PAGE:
Here’s the situation: You’re out for a stroll in a London park on an icy winter’s day. You look at the pond. There’s a swan swimming there. You are certain he’s cold.
A) Do nothing. It’s a bird. He’ll be fine.
B) Pull out your mobile phone and dial emergency services immediately.
Incredibly, Londoners go for option B in thousands of equally inane situations every year. Between 2010 and 2014, the London Fire Brigade fielded 13,000 time-wasting calls. This included 8,600 hoaxes, nearly 3,000 animals in distress, and more than 1,500 people who managed to inextricably wedge themselves into toilet seats, furniture, penis rings (yep), and other household objects.
There was a man who called 999 (the UK equivalent of the US’s 911) specifically to recite the Lord’s Prayer to the operator. Another, a French guy, called for help translating a word.
Animals in distress particularly move the public to panic. In addition to the chilly-looking swan, firefighters were called to a goose on a roof and a cockatoo that seemed “bullied” by other birds. Such calls should go to the Royal Society for the Prevention of Cruelty to Animals, not the fire department, director of operations Dave Brown said.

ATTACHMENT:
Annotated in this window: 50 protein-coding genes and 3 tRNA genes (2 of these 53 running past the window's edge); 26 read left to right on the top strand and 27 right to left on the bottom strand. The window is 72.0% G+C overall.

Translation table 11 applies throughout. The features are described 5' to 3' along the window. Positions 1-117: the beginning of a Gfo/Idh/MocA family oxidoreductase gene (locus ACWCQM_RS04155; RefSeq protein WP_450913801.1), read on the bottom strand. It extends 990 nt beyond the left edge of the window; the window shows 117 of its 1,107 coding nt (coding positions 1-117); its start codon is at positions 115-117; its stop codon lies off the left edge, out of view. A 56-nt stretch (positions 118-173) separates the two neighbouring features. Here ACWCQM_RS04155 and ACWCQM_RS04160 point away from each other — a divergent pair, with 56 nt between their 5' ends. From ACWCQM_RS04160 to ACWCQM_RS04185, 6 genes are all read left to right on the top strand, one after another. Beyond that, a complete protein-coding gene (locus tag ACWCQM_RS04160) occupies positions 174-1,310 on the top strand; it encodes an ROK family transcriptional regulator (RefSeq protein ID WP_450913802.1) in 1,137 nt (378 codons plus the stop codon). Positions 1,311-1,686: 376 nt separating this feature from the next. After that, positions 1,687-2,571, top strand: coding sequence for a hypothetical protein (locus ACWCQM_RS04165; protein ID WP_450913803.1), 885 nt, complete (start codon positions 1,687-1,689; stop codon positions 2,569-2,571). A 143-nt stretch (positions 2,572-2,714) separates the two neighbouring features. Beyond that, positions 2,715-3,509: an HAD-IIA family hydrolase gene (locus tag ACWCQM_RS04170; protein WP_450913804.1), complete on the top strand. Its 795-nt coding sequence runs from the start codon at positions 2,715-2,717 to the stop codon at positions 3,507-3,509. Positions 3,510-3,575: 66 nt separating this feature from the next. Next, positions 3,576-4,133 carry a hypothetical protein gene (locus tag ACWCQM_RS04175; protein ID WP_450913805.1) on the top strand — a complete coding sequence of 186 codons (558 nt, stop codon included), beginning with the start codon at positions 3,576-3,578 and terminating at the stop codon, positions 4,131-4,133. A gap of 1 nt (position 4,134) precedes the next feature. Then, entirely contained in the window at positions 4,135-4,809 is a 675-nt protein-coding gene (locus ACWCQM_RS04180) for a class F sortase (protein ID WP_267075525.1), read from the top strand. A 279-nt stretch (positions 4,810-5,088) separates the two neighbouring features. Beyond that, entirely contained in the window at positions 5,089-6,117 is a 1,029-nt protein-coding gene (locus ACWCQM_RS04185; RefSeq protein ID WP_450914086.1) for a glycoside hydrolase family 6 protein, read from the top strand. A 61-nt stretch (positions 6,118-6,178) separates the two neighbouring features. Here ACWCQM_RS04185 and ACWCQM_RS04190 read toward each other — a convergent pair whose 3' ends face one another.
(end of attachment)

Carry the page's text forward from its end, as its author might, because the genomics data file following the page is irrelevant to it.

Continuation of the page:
To shame lame callers, the London Fire Brigade took to its good-humored Twitter account for a campaign warning people to save 999 for actual emergencies. In the spirit of the season, here are their most ridiculous calls, loosely based on the 12 Days of Christmas.
12 drummers drumming . . .
11 pipers piping . . .
10 lords a-leaping . . .
9 ladies dancing . . .
8 maids a-milking . . .
7 swans a-swimming . . .
6 geese a-laying . . .
5 golden rings . . .
4 calling birds . . .
3 French hens . . .
2 turtle doves . . .
And, of course, the partridge in a pear tree.